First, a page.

|2007||Tentative list||Submitted as tentative site by State Party|Jorge Sanchez (Spain):
San Luis Potosi is related to the Camino Real de Tierra Adentro, which starts in Mexico DF., and finish near Santa Fe, in New Mexico, USA.
In order to find signs about that Camino Real (Royal Road) I asked for help in the tourist office and they sent me to Oscar, an historian and owner of a library on downtown San Luis de Potosi.
Thanks to Oscar I learnt a lot of ghistory about that town. For instance, the founder of that city was don Juan de Oñate, which statue on a horse in the airport of El Paso, Texas, I had seen just two weeks ago.
Don Juan de Oñate organized expeditions across the Rio Grande or Brave River, to explore today USA states of Texas and New Mexico.
In the evening I found a cheap and clean place to sleep not far from the Catholic Cathedral, a place that had also baths, where I paid 120 pesos for a single room with TV and private bathroom.
Thanks to Oscar I could visit a palace where the 20 per cent of metals, called el quinto, or the fifth part, was separated to be sent to Spain (in the future this 20 per cent was reduced to ten per cent, and even less) by mules to Veracruz to be embarked to Cadiz or Sevilla, en Spain, avoiding the attacks from Dutch and english pirates.
The next day I continued my journey accros the Camino Real.
Date posted: July 2013 Paul Tanner (UK):
It seems likely that the “Mercury + Silver Binomial etc…” nomination will get inscribed at the Seville WHC. If so, it will be the most geographically spread of any WHS and will extend across Slovenia, Spain and Mexico. The general “story” is that mercury mined from Idrija in Slovenia and Almadén in Spain was taken to San Luis Potosi in Mexico to assist the process of extracting silver from the ore mined there and the silver was then returned to Europe using the “International Camino Real” in each direction.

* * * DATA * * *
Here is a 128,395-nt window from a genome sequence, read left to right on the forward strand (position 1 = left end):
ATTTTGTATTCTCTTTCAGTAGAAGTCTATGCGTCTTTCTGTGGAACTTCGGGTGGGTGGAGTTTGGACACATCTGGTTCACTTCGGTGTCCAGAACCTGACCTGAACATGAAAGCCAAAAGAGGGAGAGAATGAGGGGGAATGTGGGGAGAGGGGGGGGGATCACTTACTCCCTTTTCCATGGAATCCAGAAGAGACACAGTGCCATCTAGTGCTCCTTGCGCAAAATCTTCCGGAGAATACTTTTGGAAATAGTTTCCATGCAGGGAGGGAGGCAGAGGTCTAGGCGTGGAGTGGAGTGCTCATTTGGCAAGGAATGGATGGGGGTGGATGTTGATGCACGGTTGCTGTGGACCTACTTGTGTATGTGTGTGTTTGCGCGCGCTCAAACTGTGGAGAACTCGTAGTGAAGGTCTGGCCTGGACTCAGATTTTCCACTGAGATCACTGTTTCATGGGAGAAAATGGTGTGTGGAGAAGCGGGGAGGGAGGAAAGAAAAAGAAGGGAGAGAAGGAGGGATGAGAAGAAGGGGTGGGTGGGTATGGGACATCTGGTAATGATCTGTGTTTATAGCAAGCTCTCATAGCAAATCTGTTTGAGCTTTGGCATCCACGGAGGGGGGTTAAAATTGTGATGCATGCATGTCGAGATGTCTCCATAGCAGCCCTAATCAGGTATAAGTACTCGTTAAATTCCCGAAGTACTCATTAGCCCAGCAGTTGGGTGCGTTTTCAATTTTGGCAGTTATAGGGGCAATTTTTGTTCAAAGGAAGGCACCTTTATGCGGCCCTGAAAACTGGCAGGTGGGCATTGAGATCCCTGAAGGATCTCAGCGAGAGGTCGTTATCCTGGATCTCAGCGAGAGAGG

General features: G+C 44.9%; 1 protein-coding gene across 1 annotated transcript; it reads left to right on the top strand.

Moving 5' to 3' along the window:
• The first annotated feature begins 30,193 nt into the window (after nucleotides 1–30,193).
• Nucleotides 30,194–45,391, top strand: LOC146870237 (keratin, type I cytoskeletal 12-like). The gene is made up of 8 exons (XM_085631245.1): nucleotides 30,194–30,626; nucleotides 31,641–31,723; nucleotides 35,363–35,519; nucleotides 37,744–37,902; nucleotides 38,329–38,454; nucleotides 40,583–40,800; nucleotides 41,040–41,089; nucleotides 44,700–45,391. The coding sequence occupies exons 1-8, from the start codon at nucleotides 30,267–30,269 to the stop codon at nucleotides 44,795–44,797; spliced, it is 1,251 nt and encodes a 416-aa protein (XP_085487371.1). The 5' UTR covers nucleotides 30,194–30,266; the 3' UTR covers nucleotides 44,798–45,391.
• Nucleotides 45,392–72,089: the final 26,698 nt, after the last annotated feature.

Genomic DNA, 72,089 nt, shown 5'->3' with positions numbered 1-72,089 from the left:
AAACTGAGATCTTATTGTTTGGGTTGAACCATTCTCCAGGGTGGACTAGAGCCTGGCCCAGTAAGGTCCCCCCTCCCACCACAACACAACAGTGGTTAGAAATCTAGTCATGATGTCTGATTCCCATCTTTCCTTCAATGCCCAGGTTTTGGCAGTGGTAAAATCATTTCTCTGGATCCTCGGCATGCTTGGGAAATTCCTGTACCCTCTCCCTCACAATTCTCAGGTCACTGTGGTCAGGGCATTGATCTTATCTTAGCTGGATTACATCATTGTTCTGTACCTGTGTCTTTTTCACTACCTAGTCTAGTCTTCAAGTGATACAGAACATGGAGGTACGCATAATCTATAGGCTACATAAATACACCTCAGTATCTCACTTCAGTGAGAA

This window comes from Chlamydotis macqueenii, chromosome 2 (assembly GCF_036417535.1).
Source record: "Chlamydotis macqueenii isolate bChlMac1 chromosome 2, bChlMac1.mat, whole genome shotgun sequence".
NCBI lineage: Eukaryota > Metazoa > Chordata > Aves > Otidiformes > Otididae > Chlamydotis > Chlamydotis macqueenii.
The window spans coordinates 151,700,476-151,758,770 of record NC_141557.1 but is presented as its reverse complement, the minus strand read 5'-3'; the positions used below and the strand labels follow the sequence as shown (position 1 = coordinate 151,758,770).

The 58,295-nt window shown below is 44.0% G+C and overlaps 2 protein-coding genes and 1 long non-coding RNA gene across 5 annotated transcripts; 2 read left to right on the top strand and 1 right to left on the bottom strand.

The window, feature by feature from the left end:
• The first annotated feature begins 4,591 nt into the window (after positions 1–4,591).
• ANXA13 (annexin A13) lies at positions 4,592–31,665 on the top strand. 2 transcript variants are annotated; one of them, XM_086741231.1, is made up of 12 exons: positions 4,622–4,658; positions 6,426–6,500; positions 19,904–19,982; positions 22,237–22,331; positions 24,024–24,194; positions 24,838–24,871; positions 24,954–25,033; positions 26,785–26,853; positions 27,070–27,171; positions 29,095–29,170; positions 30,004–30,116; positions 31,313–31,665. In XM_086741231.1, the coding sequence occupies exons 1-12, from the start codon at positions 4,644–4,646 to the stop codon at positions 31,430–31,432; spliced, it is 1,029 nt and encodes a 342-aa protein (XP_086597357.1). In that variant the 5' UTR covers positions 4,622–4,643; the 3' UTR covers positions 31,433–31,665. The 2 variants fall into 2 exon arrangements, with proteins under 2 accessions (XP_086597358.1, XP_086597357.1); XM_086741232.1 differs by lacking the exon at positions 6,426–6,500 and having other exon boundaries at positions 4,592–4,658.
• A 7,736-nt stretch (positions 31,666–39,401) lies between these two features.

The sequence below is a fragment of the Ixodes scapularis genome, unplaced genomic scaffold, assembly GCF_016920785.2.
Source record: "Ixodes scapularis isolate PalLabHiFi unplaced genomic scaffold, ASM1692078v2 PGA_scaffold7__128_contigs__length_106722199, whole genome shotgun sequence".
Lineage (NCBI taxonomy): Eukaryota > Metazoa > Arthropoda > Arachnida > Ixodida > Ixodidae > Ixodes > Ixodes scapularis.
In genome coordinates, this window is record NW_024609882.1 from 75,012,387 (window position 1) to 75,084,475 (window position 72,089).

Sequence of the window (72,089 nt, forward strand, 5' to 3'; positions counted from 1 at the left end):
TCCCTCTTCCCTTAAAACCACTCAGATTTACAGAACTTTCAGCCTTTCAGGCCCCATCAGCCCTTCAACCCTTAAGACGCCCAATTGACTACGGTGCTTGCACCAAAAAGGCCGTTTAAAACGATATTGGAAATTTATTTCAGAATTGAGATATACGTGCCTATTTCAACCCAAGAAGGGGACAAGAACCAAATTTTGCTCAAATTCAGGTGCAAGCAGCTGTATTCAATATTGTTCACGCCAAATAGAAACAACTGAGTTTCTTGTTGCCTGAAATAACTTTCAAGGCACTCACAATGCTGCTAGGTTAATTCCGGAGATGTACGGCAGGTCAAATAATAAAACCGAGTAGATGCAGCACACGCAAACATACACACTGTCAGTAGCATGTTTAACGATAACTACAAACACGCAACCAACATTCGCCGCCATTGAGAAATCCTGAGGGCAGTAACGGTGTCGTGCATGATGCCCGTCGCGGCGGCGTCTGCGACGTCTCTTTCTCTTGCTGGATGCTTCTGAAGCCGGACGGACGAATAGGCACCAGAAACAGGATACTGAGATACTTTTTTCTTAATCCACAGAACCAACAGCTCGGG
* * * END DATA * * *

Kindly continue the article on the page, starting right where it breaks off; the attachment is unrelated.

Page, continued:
We haven’t yet heard that ICOMOS has de/referred it and it does seem to press all the right buttons UNESCO policy-wise with its trans-national nature. A potential problem might be whether it has proven possible to get the 3 states involved to produce a fully compliant set of dossiers and management regimes! To help this in Dec 2007 they even signed a separate Tripartite Agreement.. (Nb. Peru had also been asked to join with Huancavelica which was/is not yet on its T List but declined). As an aside - I find the title of the site (“Mercury and Silver Binomial”) somewhat perplexing. I guess “binomial” (= “2 terms”) refers to the 2 metals but why adopt this term which would normally only be used in a mathematical or biological sense in English? What does it add?
Adjidra and Almadén consist mainly of sites of industrial archaeology related to mining plus each of the town centers. That of San Luis Potosi (SLP) however consists solely of the colonial town centre with no mines - an interesting gap which perhaps needs some explaining (see later)! An extra complexity is that the SLP and Almadén inscriptions include “identifiable mercury and silver royal road from the Real Caja in San Luis Potosí City to Mexico City into the proposed core zone” and “Identifiable stretches of the road to Seville, city from which the mined mineral was shipped to America”. These could extend the inscribed areas significantly further!
Reviews will be needed from each country to get a clearer picture of what the full site involves as we personally can only supply one for SLP which we visited in Mar 2008 between a series of other WH-inscribed colonial cities from Central Mexico i.e. Morelia, Zacatecas, Guanajuato and Queretaro. These are all within a day’s drive or less of SLP. And therein lies the problem regarding SLP’s merits – how to differentiate it from all these others? That said, its centre is remarkably pleasant and even peaceful for an industrial city whose “greater area” has around 1 million inhabitants. Certainly, take it in if you are passing by - but a Guanajuato or even a Zacatecas it is not. The largely pedestrianised centre has around a dozen mainly 17th and 18th century churches, some imposing public buildings from those eras or later and numerous plazas (photo) – it certainly reflects its history as a centre of wealth.